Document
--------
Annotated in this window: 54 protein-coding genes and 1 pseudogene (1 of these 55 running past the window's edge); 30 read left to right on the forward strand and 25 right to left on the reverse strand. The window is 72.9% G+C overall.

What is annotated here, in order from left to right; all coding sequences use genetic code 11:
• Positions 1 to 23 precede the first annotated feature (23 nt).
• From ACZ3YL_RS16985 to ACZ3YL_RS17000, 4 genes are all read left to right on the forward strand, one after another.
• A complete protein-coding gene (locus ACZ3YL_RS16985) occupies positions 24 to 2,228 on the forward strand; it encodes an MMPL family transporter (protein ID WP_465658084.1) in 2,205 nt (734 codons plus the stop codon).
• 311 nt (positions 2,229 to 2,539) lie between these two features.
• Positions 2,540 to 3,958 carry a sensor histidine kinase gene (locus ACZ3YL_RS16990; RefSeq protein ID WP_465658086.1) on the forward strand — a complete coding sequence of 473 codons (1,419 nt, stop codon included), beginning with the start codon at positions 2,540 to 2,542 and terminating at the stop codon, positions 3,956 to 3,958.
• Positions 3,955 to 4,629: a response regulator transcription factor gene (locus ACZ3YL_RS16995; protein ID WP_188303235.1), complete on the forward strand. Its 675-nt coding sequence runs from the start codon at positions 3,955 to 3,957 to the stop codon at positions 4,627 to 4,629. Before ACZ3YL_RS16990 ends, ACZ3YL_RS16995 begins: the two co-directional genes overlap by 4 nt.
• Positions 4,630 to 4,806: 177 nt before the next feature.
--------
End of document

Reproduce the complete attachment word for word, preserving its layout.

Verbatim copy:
Annotated in this window: 54 protein-coding genes and 1 pseudogene (1 of these 55 running past the window's edge); 30 read left to right on the forward strand and 25 right to left on the reverse strand. The window is 72.9% G+C overall.

What is annotated here, in order from left to right; all coding sequences use genetic code 11:
• Positions 1 to 23 precede the first annotated feature (23 nt).
• From ACZ3YL_RS16985 to ACZ3YL_RS17000, 4 genes are all read left to right on the forward strand, one after another.
• A complete protein-coding gene (locus ACZ3YL_RS16985) occupies positions 24 to 2,228 on the forward strand; it encodes an MMPL family transporter (protein ID WP_465658084.1) in 2,205 nt (734 codons plus the stop codon).
• 311 nt (positions 2,229 to 2,539) lie between these two features.
• Positions 2,540 to 3,958 carry a sensor histidine kinase gene (locus ACZ3YL_RS16990; RefSeq protein ID WP_465658086.1) on the forward strand — a complete coding sequence of 473 codons (1,419 nt, stop codon included), beginning with the start codon at positions 2,540 to 2,542 and terminating at the stop codon, positions 3,956 to 3,958.
• Positions 3,955 to 4,629: a response regulator transcription factor gene (locus ACZ3YL_RS16995; protein ID WP_188303235.1), complete on the forward strand. Its 675-nt coding sequence runs from the start codon at positions 3,955 to 3,957 to the stop codon at positions 4,627 to 4,629. Before ACZ3YL_RS16990 ends, ACZ3YL_RS16995 begins: the two co-directional genes overlap by 4 nt.
• Positions 4,630 to 4,806: 177 nt before the next feature.